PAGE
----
A Good Idea or a Bad Idea?
There are many advantages to take into consideration when choosing hardwood as a flooring option for your kitchen. Ahead, let’s take a look at just a handful of reasons why hardwood might be the great new kitchen flooring option for you.
- It looks great! Available in all sorts of colors, grain patterns and species, there’s definitely a great hardwood floor out there for you.
- It’s incredibly durable and long-lasting. While yes, water can be a huge problem for a hardwood floor, with the potential for any plank to split or become warped, hardwood is still pretty durable, coming in at third place only to concrete and tile. So long as any spill or puddle is quickly cleaned up, there’ll never be an issue.
- Hardwood is very versatile. Wood is definitely one of the more versatile materials of the natural world, and it can definitely look great when applied to any environment in your home. Be it in a rustic setting or in a contemporary setting, there’ll always be a place for hardwood.
- It’s softer and warmer than tile. In terms of texture and feel under foot, hardwood floor is much softer under the foot than tile is. Tile is also much colder than hardwood, as hardwood is able to retain warmth much more efficiently than tile or other similar flooring options.
There’s no doubt that hardwood flooring is a great investment for your home, but that isn’t the whole story. Before installing hardwood in your kitchen, consider the drawbacks.
- It’s not cheap. A lot of work goes into the installation of hardwood floors, especially when it comes to sanding. All that work adds up when it comes to labor costs, not to mention the high cost of the wood itself.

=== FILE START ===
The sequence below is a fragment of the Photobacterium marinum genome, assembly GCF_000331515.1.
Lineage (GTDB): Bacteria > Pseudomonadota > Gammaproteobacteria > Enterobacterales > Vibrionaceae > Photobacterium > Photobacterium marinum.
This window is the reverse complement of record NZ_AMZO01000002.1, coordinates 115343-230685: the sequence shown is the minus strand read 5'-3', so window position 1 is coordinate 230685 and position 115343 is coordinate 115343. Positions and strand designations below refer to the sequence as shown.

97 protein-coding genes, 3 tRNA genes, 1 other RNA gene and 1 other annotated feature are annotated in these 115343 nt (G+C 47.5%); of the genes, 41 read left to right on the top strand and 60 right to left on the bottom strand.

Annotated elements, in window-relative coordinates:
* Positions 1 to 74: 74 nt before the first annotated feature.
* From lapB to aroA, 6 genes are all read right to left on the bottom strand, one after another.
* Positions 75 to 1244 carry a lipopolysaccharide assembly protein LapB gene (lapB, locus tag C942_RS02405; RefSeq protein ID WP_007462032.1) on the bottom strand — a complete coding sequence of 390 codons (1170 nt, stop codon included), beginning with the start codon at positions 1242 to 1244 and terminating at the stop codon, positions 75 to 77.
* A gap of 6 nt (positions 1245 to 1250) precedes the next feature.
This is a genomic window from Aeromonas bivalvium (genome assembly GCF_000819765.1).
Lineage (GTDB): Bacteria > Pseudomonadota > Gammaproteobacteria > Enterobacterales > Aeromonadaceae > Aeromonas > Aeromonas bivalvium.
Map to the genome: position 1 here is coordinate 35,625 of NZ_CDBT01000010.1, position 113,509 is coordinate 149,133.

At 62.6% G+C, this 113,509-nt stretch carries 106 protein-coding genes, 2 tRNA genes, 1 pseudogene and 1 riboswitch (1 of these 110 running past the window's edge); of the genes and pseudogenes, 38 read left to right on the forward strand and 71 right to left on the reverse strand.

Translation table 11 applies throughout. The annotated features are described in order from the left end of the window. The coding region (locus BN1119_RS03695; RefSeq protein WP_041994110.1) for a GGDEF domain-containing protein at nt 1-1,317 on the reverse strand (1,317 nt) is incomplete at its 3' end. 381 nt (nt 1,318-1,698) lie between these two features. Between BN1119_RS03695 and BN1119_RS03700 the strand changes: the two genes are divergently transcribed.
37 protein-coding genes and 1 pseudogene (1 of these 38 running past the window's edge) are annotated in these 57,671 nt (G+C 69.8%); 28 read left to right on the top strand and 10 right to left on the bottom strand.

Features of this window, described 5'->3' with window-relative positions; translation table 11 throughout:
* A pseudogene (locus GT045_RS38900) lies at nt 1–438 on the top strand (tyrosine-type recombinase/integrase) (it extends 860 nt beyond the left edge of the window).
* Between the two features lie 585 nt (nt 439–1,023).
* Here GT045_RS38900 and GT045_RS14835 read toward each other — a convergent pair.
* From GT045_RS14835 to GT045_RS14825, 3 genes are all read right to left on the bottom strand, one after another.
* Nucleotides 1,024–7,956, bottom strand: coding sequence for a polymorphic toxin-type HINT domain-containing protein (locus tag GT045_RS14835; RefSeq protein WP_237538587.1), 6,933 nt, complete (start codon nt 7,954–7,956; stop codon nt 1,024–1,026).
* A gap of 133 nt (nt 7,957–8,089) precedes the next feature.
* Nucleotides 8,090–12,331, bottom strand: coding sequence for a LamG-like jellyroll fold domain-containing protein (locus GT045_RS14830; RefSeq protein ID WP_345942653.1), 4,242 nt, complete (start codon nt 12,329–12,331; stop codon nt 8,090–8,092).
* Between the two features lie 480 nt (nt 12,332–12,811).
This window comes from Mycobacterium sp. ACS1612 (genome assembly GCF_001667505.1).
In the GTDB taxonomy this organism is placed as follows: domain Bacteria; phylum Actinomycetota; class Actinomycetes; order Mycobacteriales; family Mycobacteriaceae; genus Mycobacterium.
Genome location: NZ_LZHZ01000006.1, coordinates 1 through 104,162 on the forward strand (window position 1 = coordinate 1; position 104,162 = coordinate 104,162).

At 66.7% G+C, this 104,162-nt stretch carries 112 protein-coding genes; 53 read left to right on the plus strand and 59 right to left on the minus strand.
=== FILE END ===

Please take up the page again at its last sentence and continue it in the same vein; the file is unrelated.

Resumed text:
- It can take a lot of work to maintain. Every 10 years or so, hardwood should be sanded and refinished if it’s to keep up its appearance and continue to look its best. Much like the installation itself, this process isn’t cheap, and can take several days to complete.
- It can be quite vulnerable. While a well maintained hardwood floor can last a lifetime, that’s not to say that it still isn’t vulnerable to scratching, denting, and other types of expected wear and tear. If you’ve opted for a softer wood such as pine or fir, then this will be especially true. Also, as mentioned previously, the floors are fairly vulnerable to water. While day-to-day spills will be fine so long as they are cleaned up promptly, larger occurrences such as water leaks or flooding will be an issue and can cause permanent warping.
- There are softer options to reduce fatique in the kitchen. While hardwood floor is certainly softer under the foot than materials such as concrete or tile, it is still harder than other commonly used materials such as linoleum, vinyl, or cork. If it’s a softer floor you’re after, one of these materials may be worth more consideration than hardwood. If you spend a lot of time in the kitchen, a softer floor can help reduce the strain in your back while washing dishes and cooking.